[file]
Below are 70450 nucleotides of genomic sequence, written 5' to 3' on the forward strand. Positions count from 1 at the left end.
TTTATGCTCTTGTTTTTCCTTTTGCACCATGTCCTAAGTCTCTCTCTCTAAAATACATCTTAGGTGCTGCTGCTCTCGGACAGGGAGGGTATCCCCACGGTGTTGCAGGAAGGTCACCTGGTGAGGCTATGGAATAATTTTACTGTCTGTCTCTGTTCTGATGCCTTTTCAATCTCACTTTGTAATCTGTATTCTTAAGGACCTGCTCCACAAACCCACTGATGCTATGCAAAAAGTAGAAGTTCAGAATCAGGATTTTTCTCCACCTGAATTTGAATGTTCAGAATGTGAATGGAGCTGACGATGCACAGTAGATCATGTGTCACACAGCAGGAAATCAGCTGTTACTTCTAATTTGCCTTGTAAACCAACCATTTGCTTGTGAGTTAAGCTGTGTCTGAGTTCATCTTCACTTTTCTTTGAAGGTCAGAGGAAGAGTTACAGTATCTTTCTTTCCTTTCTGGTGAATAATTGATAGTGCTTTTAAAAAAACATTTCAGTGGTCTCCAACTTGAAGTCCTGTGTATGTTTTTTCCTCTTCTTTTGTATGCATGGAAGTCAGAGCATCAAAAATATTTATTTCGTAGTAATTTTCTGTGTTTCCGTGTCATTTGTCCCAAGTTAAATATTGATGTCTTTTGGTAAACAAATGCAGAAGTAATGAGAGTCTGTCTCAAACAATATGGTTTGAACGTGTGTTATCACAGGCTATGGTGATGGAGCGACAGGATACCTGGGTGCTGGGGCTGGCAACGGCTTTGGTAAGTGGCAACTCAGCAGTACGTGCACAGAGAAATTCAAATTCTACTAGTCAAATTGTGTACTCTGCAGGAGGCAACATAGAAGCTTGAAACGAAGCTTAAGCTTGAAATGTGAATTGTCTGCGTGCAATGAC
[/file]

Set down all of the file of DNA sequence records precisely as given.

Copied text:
Below are 70450 nucleotides of genomic sequence, written 5' to 3' on the forward strand. Positions count from 1 at the left end.
TTTATGCTCTTGTTTTTCCTTTTGCACCATGTCCTAAGTCTCTCTCTCTAAAATACATCTTAGGTGCTGCTGCTCTCGGACAGGGAGGGTATCCCCACGGTGTTGCAGGAAGGTCACCTGGTGAGGCTATGGAATAATTTTACTGTCTGTCTCTGTTCTGATGCCTTTTCAATCTCACTTTGTAATCTGTATTCTTAAGGACCTGCTCCACAAACCCACTGATGCTATGCAAAAAGTAGAAGTTCAGAATCAGGATTTTTCTCCACCTGAATTTGAATGTTCAGAATGTGAATGGAGCTGACGATGCACAGTAGATCATGTGTCACACAGCAGGAAATCAGCTGTTACTTCTAATTTGCCTTGTAAACCAACCATTTGCTTGTGAGTTAAGCTGTGTCTGAGTTCATCTTCACTTTTCTTTGAAGGTCAGAGGAAGAGTTACAGTATCTTTCTTTCCTTTCTGGTGAATAATTGATAGTGCTTTTAAAAAAACATTTCAGTGGTCTCCAACTTGAAGTCCTGTGTATGTTTTTTCCTCTTCTTTTGTATGCATGGAAGTCAGAGCATCAAAAATATTTATTTCGTAGTAATTTTCTGTGTTTCCGTGTCATTTGTCCCAAGTTAAATATTGATGTCTTTTGGTAAACAAATGCAGAAGTAATGAGAGTCTGTCTCAAACAATATGGTTTGAACGTGTGTTATCACAGGCTATGGTGATGGAGCGACAGGATACCTGGGTGCTGGGGCTGGCAACGGCTTTGGTAAGTGGCAACTCAGCAGTACGTGCACAGAGAAATTCAAATTCTACTAGTCAAATTGTGTACTCTGCAGGAGGCAACATAGAAGCTTGAAACGAAGCTTAAGCTTGAAATGTGAATTGTCTGCGTGCAATGAC